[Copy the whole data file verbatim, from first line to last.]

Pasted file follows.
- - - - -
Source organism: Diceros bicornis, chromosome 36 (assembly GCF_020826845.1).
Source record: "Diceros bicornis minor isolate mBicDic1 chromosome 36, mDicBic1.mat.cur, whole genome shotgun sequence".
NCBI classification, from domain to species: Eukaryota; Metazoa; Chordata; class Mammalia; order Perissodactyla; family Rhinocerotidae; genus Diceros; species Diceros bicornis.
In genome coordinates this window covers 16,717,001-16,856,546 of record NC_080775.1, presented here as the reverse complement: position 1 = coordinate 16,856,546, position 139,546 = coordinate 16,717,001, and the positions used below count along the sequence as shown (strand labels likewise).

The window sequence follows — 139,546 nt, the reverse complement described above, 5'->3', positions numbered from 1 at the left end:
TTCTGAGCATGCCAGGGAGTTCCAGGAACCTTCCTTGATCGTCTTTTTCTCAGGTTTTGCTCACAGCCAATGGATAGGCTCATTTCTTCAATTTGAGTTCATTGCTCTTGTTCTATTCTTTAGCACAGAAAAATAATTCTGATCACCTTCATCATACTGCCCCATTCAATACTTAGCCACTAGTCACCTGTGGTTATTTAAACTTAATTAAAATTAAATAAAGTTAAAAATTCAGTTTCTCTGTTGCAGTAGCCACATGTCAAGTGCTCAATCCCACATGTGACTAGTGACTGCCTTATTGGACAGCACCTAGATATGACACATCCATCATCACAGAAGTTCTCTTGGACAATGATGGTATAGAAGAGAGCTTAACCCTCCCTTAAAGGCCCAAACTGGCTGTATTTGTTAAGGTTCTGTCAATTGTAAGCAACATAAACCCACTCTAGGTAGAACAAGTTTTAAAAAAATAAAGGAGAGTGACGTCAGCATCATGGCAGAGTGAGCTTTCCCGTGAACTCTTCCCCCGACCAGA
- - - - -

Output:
Source organism: Diceros bicornis, chromosome 36 (assembly GCF_020826845.1).
Source record: "Diceros bicornis minor isolate mBicDic1 chromosome 36, mDicBic1.mat.cur, whole genome shotgun sequence".
NCBI classification, from domain to species: Eukaryota; Metazoa; Chordata; class Mammalia; order Perissodactyla; family Rhinocerotidae; genus Diceros; species Diceros bicornis.
In genome coordinates this window covers 16,717,001-16,856,546 of record NC_080775.1, presented here as the reverse complement: position 1 = coordinate 16,856,546, position 139,546 = coordinate 16,717,001, and the positions used below count along the sequence as shown (strand labels likewise).

The window sequence follows — 139,546 nt, the reverse complement described above, 5'->3', positions numbered from 1 at the left end:
TTCTGAGCATGCCAGGGAGTTCCAGGAACCTTCCTTGATCGTCTTTTTCTCAGGTTTTGCTCACAGCCAATGGATAGGCTCATTTCTTCAATTTGAGTTCATTGCTCTTGTTCTATTCTTTAGCACAGAAAAATAATTCTGATCACCTTCATCATACTGCCCCATTCAATACTTAGCCACTAGTCACCTGTGGTTATTTAAACTTAATTAAAATTAAATAAAGTTAAAAATTCAGTTTCTCTGTTGCAGTAGCCACATGTCAAGTGCTCAATCCCACATGTGACTAGTGACTGCCTTATTGGACAGCACCTAGATATGACACATCCATCATCACAGAAGTTCTCTTGGACAATGATGGTATAGAAGAGAGCTTAACCCTCCCTTAAAGGCCCAAACTGGCTGTATTTGTTAAGGTTCTGTCAATTGTAAGCAACATAAACCCACTCTAGGTAGAACAAGTTTTAAAAAAATAAAGGAGAGTGACGTCAGCATCATGGCAGAGTGAGCTTTCCCGTGAACTCTTCCCCCGACCAGA